Money and Bankroll Management
There are many articles on the internet about money management systems and bankroll management strategies with different approaches, however, we recommend that you use our method while following our picks. Bettingresource uses 1 to 10 unit staking plan with 10 units being the top rated full stake play. As of 2017 bettingresource releases only the top rated full stake plays to clients.
Choose a bankroll that you can afford. Once you have the starting bankroll, don't bet any more than 3% of your starting bankroll on a single bet -- this means, the max bet (10 unit bet) is no more than 3% of your bankroll. So each unit is 0.3% of the bankroll. Here is the table: 1unit=0.3%, 2unit=0.6%, 3unit=0.9%, 4unit=1.2%, 5unit=1.5%, 6unit=1.8%, 7unit=2.1%, 8unit=2.4%, 9unit=2.7% and 10unit=3%. Now that we release only the 10 unit picks, the rest of the scale does not matter--you will simply bet 3% of your bankroll on each pick.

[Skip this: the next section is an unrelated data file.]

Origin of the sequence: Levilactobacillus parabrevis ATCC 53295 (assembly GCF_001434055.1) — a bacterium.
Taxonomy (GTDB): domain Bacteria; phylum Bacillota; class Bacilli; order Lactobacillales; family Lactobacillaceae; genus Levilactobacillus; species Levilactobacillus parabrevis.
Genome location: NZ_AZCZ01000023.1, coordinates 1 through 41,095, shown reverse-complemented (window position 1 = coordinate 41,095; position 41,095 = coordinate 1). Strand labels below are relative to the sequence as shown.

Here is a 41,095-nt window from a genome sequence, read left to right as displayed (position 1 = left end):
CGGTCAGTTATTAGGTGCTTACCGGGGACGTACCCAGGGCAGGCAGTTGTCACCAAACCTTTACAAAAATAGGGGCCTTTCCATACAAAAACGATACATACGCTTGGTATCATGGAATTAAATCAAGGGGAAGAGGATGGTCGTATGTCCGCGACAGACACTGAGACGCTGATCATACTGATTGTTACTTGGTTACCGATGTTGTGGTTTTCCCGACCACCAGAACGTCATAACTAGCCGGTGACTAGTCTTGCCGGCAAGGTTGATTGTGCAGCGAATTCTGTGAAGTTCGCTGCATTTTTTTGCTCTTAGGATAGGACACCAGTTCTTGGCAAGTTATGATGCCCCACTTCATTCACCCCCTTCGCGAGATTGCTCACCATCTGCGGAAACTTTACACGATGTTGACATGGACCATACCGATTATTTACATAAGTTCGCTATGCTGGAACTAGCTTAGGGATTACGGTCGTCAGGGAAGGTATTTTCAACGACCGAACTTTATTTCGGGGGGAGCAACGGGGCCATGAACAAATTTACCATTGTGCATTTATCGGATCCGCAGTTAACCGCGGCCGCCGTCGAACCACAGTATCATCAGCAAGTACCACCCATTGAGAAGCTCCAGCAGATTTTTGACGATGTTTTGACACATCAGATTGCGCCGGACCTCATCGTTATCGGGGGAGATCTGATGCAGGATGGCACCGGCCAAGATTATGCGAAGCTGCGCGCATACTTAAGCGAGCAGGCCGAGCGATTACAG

Note. If your starting bankroll is small and if you want to be aggressive, you may temporarily set your max bet to 4 or 5% of your bankroll however, we highly do not recommend this long term. Contrarily, if your bankroll is very large and you want to be be very conservative, you can set your max bet to 2% of the bankroll or less.
If you are an established bettor with a big betting capital, you would bet fixed or same amount on every pick (linear betting) regardless of the outcome of each bet. For example, if your starting bankroll is $150,000, then your max bet (10 unit bet) is 3% of 150k, $4,500 and this is the amount you will bet on every game regardless of how much you win/lose each day.